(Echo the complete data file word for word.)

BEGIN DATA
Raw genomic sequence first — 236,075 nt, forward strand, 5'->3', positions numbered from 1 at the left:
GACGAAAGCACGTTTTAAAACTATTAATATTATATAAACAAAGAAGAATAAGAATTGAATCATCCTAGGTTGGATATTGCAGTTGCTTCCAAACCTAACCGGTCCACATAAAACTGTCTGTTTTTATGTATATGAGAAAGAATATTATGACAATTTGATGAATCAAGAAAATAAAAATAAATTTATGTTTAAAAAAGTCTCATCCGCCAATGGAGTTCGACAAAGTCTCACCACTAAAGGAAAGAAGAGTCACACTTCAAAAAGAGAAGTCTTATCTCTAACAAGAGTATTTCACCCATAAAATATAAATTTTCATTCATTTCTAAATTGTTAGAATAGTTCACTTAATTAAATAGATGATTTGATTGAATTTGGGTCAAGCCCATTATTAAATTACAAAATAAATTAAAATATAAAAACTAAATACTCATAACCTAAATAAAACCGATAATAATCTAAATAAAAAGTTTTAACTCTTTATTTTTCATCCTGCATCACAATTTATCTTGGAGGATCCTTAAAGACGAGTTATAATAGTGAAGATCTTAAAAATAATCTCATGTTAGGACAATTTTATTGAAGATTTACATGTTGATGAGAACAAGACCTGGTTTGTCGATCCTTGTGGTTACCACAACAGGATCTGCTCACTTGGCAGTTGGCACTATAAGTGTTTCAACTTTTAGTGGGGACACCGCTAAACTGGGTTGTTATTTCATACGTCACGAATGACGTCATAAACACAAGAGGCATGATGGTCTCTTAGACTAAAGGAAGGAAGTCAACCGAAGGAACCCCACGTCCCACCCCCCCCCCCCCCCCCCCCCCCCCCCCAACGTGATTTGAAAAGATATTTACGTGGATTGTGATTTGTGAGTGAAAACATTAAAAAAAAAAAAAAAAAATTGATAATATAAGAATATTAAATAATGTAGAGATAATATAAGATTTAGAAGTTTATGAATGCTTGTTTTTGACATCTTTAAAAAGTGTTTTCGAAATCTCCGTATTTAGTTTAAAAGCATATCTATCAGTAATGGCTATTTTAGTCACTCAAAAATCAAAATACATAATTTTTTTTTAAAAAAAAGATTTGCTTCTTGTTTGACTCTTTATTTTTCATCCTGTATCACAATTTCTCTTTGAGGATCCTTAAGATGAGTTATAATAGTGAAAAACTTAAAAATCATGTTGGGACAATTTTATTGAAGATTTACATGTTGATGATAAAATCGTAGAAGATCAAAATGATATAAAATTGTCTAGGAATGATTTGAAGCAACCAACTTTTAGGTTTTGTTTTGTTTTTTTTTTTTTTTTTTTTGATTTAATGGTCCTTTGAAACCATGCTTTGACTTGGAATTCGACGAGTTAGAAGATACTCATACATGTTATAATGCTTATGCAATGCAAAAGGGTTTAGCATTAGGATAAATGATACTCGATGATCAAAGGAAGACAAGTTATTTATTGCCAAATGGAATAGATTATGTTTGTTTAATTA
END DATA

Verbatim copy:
Raw genomic sequence first — 236,075 nt, forward strand, 5'->3', positions numbered from 1 at the left:
GACGAAAGCACGTTTTAAAACTATTAATATTATATAAACAAAGAAGAATAAGAATTGAATCATCCTAGGTTGGATATTGCAGTTGCTTCCAAACCTAACCGGTCCACATAAAACTGTCTGTTTTTATGTATATGAGAAAGAATATTATGACAATTTGATGAATCAAGAAAATAAAAATAAATTTATGTTTAAAAAAGTCTCATCCGCCAATGGAGTTCGACAAAGTCTCACCACTAAAGGAAAGAAGAGTCACACTTCAAAAAGAGAAGTCTTATCTCTAACAAGAGTATTTCACCCATAAAATATAAATTTTCATTCATTTCTAAATTGTTAGAATAGTTCACTTAATTAAATAGATGATTTGATTGAATTTGGGTCAAGCCCATTATTAAATTACAAAATAAATTAAAATATAAAAACTAAATACTCATAACCTAAATAAAACCGATAATAATCTAAATAAAAAGTTTTAACTCTTTATTTTTCATCCTGCATCACAATTTATCTTGGAGGATCCTTAAAGACGAGTTATAATAGTGAAGATCTTAAAAATAATCTCATGTTAGGACAATTTTATTGAAGATTTACATGTTGATGAGAACAAGACCTGGTTTGTCGATCCTTGTGGTTACCACAACAGGATCTGCTCACTTGGCAGTTGGCACTATAAGTGTTTCAACTTTTAGTGGGGACACCGCTAAACTGGGTTGTTATTTCATACGTCACGAATGACGTCATAAACACAAGAGGCATGATGGTCTCTTAGACTAAAGGAAGGAAGTCAACCGAAGGAACCCCACGTCCCACCCCCCCCCCCCCCCCCCCCCCCCCCCCAACGTGATTTGAAAAGATATTTACGTGGATTGTGATTTGTGAGTGAAAACATTAAAAAAAAAAAAAAAAAATTGATAATATAAGAATATTAAATAATGTAGAGATAATATAAGATTTAGAAGTTTATGAATGCTTGTTTTTGACATCTTTAAAAAGTGTTTTCGAAATCTCCGTATTTAGTTTAAAAGCATATCTATCAGTAATGGCTATTTTAGTCACTCAAAAATCAAAATACATAATTTTTTTTTAAAAAAAAGATTTGCTTCTTGTTTGACTCTTTATTTTTCATCCTGTATCACAATTTCTCTTTGAGGATCCTTAAGATGAGTTATAATAGTGAAAAACTTAAAAATCATGTTGGGACAATTTTATTGAAGATTTACATGTTGATGATAAAATCGTAGAAGATCAAAATGATATAAAATTGTCTAGGAATGATTTGAAGCAACCAACTTTTAGGTTTTGTTTTGTTTTTTTTTTTTTTTTTTTTGATTTAATGGTCCTTTGAAACCATGCTTTGACTTGGAATTCGACGAGTTAGAAGATACTCATACATGTTATAATGCTTATGCAATGCAAAAGGGTTTAGCATTAGGATAAATGATACTCGATGATCAAAGGAAGACAAGTTATTTATTGCCAAATGGAATAGATTATGTTTGTTTAATTA